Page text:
Not my usual choice of topic, but I just walked out of a fourth-year Art History dealing with gender roles and representation in the Islamic world, and I'm a little fired up. Not in a controversial, I'm-gonna-make-a-big-deal-out-of-this sort of way. Don't worry. I just made a superhero-greek-mythology-CBC-radio-burqa connection, and I am going to share it with you. This post has been in the works in my head for a month or two, and it all clicked today. Bear with me.
So, the burqa. And the hijab, niqab, and various other forms of traditional Islamic head covering. The wearing of these items in public has been a hot topic in European and North American countries for years. The governments of France, Belgium, Quebec, and other regions have been in talks over the last decade discussing the legal banning of head coverings. Some say they are a symbol of oppression, and that it is the country's duty to liberate these women. Other parties claim they are a security risk, and that no individual should be able to look at someone without the other being able to see them. No matter whose platform you're looking at, the issue is a matter of gaze. It's a matter of the power afforded to people both when they look at someone and when they are looked at. The Western world, we in Canada and the States and our close cultural counterparts in Europe, has a balance. We have an established visual culture, and our status quo is upset by the relatively new integration of Eastern modes of dress into that culture. I read the intro to Katherine Bullock's book Rethinking Muslim Women and the Veil in which she asserts that, far from being a tool of oppression, the burqa can be liberating. It shields the wearer from the gaze of those around her, and in Western culture that affords a woman a measure of protection from the societal pressure on self-image and vanity. It is, Bullock assures the reader, a welcome relief. That in itself upsets the North American balance. A woman is no longer available to be gazed upon, but can gaze at you. The status is no longer quo.
Allow me to jump backwards a couple of months. I was working for the summer mowing lawns and pulling weeds, and my best friend through long, hot work days was an iPod loaded with CBC radio podcasts. I was listening to a past episode of Writers and Company from Sunday, May 5th of this year. The featured writer was Gazmend Kapllani, an Albanian-Greek immigrant who was talking about how growing up under a totalitarian regime affected his worldview and his career as a writer. He speaks at length about the importance of media, television and radio shows that could be pulled from the airwaves with hidden aerials. There was always a double aerial system; there was the antenna on the roof that the authorities could see and restrict, and then there was the hidden aerial, channeling truth in from the outside world. The gaze of the regime promoted the development of such duality, even in one's own identity. There was a face that you showed in the public spaces, your face for the regime to know and accept you by, and another self that challenged the regime in private, struggling to escape "the lie of the regime, which sometimes looks very much like the eye of the cyclops Polyphemus." (found at 23 min 5 sec in the cited interview)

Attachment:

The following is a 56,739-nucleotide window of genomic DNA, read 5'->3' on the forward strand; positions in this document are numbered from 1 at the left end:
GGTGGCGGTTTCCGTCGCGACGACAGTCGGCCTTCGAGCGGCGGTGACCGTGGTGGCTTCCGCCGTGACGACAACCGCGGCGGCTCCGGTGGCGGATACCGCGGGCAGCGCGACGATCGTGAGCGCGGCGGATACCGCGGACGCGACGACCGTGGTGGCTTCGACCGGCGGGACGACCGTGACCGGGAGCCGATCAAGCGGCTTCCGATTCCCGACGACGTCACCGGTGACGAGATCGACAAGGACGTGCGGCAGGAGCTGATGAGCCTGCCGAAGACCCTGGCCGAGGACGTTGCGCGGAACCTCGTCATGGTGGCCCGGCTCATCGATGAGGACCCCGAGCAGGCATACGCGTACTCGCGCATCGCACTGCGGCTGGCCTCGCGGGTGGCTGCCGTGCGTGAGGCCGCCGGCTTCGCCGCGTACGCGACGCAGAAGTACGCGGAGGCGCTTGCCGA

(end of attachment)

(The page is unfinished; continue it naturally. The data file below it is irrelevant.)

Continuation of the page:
That reference struck me. I had listened to Homer's The Odyssey just the past semester as an audiobook read by Sir Ian McKellen, so I was more familiar with Polyphemus than I might have been otherwise. This is the gist of the story, for those of you unfamiliar with it:
Polyphemus is a cyclops who traps Odysseus and his men inside an island cave with a herd of sheep and proceeds to eat them two at a time. Odysseus tricks the monster into drinking wine later that evening, and when prompted to give his name he tells the cyclops that his name is "Nobody", thus creating for himself a dual identity. Tired and drunk, Polyphemus falls asleep. Odysseus is ready with a fire-hardened wooden spear that he spent the day preparing, and he leaps upon the sleeping giant and plunges the spear into its single eye. Polyphemus cries out for help, drawing his kinsmen to the scene and trying to persuade them that "Nobody" has grievously harmed him. They take this for a joke, and leave. In the morning, the blind cyclops opens the cave to let his herd out to graze, feeling the hide of each animal that passes to ensure that his prisoners are not escaping. Odysseus and his remaining men, however, have tied themselves to the undersides of the sheep and thus escape unnoticed...until Odysseus calls out from their departing boat to taunt the giant and reveal his true name.